This kind of feature-focused thinking isn't new to Apple. Three months ago at Apple's WWDC in San Francisco, analysts were less than thrilled with iOS 7 for its lack of innovation. They claimed that iOS 7 shamelessly took features from Windows Phone and Android, which it did.
But that's the problem with this definition of innovation, a term attached to ground-breaking features-it's got little to do with Apple's success.
In truth, Apple has never really innovated. From the iPod to the iPad, Apple products were built upon existing ones. Apple has also never been just about features, in spite of Steve Jobs' famous, "one more thing" line. Rather, Apple creates and sells fluid, delightful customer experiences.
Taken together, the iOS 7 software and iPhone 5S hardware deliver such an experience.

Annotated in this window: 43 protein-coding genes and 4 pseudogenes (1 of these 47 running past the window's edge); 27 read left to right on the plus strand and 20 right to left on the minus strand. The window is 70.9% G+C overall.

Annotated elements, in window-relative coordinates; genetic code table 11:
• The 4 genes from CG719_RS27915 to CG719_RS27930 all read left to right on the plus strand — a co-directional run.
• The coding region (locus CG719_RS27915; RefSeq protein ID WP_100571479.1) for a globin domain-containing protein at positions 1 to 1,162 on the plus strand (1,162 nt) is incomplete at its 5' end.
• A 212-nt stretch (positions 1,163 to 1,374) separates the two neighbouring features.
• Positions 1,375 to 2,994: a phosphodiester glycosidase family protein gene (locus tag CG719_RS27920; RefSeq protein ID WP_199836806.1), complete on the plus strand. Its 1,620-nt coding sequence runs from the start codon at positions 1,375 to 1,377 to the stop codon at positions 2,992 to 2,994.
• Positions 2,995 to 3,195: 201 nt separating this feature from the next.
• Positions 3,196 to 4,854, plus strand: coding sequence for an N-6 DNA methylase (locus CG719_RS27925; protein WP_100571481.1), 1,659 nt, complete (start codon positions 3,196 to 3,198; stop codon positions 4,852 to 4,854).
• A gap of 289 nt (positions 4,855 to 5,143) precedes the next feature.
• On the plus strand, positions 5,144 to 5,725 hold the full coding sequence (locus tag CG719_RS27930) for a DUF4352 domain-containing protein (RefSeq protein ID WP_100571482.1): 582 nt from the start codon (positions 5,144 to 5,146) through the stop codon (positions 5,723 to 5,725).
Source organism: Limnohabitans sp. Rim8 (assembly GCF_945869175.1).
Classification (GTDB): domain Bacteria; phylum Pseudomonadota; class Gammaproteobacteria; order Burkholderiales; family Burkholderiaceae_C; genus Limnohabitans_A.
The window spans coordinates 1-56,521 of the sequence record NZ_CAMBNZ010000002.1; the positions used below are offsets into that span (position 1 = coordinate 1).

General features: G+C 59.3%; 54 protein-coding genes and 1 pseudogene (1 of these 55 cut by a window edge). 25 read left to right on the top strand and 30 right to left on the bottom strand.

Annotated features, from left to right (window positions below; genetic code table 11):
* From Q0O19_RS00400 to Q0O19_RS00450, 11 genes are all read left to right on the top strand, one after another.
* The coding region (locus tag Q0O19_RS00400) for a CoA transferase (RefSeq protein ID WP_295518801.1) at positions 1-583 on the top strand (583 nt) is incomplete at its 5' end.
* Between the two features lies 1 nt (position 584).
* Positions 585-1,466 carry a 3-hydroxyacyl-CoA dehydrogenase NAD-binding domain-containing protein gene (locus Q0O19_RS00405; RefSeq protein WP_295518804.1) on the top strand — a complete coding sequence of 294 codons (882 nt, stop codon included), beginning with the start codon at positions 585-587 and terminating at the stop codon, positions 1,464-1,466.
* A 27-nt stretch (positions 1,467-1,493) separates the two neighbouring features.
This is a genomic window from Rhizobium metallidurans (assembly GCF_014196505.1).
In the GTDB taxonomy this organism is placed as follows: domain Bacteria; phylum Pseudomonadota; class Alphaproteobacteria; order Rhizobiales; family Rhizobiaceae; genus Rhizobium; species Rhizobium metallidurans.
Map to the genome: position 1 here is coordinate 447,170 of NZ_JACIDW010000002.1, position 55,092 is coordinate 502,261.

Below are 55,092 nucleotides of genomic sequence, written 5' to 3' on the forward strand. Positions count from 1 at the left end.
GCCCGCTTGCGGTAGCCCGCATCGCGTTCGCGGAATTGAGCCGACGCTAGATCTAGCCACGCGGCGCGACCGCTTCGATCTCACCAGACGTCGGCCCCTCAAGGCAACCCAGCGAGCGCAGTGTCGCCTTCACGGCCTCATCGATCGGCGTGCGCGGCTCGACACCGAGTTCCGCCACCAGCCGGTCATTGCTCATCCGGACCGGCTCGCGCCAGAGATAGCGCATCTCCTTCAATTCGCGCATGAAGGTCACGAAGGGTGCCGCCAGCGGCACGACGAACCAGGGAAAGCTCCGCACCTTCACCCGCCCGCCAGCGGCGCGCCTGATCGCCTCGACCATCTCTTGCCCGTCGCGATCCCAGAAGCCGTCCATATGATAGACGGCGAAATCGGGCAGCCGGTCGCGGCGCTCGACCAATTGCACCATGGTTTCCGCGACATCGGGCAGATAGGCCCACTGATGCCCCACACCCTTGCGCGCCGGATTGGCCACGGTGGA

"One of Steve Jobs' first inspirations was around Japanese packaging, the art of gift-giving and gift-wrapping, where the experience of opening the box is as important as what's in the box," explains Andrew Borg, research director at Aberdeen Group.
"Being able to embody that in a software experience is where innovation comes in," Borg says. "Maybe 'innovation' is the wrong word, because we're talking about something that's as old as ancient cultures."
Just compare Android phones to iPhones, Borg says. "If you look at Android on a Samsung or HTC device, you'll see islands of innovation in a sea of potential chaos. From the end user's perspective, it is not a fluid, synchronous experience."
In the final analysis, consumers don't buy innovation, they buy great experiences.
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